How to conduct appropriate scientific and/or animal husbandry procedures to meet the requirements of quality standards relevant to the workplace, such as the use of Standard Operating Procedures.

Back to Grading
Professional discussion underpinned by a portfolio
K5

Legal and ethical responsibilities, including the application of the 3Rs of reduction, replacement, and refinement.

Back to Grading
Scenario test
K6

Understand animal husbandry and animal management systems with reference to appropriate standards of biosecurity and animal welfare and meeting workplace quality standards.

Back to Grading
Professional discussion underpinned by a portfolio
K7

Anatomy and physiology relevant to the welfare and husbandry of species in their care.

Back to Grading
Professional discussion underpinned by a portfolio
K8

The clinical signs of ill health, stress, and pain in the species they work.

Back to Grading
Scenario test
K9

Methods for minimising ill health, pain, suffering or distress, including the use of analgesics, anaesthetics and aseptic techniques.

Back to Grading
Scenario test
K10

Methods of euthanasia appropriate to the species under their care.

Back to Grading
Scenario test
K11

The underpinning science that supports in-vivo studies relevant to their work.

Back to Grading
Professional discussion underpinned by a portfolio
K12

Techniques for data collection, recording and interpretation in animal studies (for example collection of blood, urine, faeces. Behaviour (phenotyping) tests, X-Rays, MRI).

Back to Grading
Scenario test
K13

How to work safely and the importance of health and safety legislation, policies and procedures.

Back to Grading
Professional discussion underpinned by a portfolio
K14

Methods of communication appropriate to their organisation and audience.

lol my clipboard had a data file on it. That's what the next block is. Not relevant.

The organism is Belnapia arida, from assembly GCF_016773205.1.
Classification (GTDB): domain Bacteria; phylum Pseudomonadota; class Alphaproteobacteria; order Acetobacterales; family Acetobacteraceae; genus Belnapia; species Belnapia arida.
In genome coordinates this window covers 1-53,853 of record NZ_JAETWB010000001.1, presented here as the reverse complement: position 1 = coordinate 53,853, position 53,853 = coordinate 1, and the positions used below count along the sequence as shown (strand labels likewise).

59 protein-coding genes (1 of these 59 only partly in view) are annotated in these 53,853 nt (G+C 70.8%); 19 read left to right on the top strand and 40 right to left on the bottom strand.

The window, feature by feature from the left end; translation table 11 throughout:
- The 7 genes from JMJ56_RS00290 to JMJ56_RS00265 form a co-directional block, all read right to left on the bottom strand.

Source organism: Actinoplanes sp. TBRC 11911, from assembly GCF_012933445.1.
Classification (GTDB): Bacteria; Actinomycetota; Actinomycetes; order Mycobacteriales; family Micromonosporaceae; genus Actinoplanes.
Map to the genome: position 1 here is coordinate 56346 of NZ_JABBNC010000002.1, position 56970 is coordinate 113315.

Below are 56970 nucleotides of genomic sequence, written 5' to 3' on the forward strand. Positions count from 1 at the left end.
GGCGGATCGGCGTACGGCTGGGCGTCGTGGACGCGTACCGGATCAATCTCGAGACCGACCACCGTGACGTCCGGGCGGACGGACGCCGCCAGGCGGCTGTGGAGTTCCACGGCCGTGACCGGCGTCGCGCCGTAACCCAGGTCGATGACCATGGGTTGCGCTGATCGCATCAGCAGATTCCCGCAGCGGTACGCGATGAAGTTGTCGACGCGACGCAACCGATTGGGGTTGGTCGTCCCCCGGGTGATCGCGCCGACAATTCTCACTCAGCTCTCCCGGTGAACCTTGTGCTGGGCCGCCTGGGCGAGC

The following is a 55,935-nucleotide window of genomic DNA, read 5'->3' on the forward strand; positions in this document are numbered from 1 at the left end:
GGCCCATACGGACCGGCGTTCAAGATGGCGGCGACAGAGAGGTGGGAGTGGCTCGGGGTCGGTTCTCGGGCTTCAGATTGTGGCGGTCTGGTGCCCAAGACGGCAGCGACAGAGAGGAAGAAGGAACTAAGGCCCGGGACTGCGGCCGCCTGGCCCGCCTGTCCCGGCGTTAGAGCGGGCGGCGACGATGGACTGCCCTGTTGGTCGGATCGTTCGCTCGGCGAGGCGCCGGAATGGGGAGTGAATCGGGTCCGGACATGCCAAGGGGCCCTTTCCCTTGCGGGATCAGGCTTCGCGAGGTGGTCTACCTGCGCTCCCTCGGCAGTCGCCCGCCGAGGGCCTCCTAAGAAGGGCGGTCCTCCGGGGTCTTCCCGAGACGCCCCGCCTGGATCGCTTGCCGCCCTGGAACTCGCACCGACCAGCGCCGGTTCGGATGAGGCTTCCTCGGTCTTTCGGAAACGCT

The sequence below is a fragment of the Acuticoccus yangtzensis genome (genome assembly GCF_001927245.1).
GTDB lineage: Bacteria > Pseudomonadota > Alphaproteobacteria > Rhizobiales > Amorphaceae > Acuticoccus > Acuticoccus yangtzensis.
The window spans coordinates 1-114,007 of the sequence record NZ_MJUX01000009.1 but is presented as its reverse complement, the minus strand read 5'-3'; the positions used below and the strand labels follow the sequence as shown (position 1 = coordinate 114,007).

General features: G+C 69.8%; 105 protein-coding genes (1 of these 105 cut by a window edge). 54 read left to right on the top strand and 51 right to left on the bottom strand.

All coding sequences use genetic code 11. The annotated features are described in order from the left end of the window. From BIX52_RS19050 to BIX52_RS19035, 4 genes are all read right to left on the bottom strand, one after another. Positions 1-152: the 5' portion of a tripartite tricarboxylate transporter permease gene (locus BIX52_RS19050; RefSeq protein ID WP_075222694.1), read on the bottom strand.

Back to Grading
Professional discussion underpinned by a portfolio
K15

Importance of planning to ensure the suitable provision of resources, equipment, and consumables for the task.

Back to Grading
Scenario test
K16

Procurement process, stock level and storage requirements for resources, equipment and consumables.

Back to Grading
Professional discussion underpinned by a portfolio
K17

Problem solving techniques and the levels of authority when responding to operational challenges associated with complex scientific procedures.

Back to Grading
Professional discussion underpinned by a portfolio
K18

Information sources available to keep up to date with advances in working practices and technologies.

Back to Grading
Professional discussion underpinned by a portfolio
K19

How continuous improvement can be applied to improve working practices and the importance of sharing best practice.

Back to Grading
Professional discussion underpinned by a portfolio
K20

Sustainability challenges and the principles applied to minimise environmental impact.

Back to Grading
Scenario test
K21

Corporate and social responsibilities to develop more sustainable approaches to scientific research.

Back to Grading
Scenario test
K22

Data sharing principles and how to manage information, data and content in line with data protection regulations.

Back to Grading
Scenario test
K23

The maintenance requirements of equipment. How to check equipment is in good working order and calibrated.

Back to Grading
Professional discussion underpinned by a portfolio
K24

Reporting requirements and company expectations regarding breaches in regulations.

Back to Grading
Professional discussion underpinned by a portfolio
Skill Assessment methods
S1

Plan scientific procedures to meet objectives and deadlines. Identify resources, equipment and consumables required for the tasks.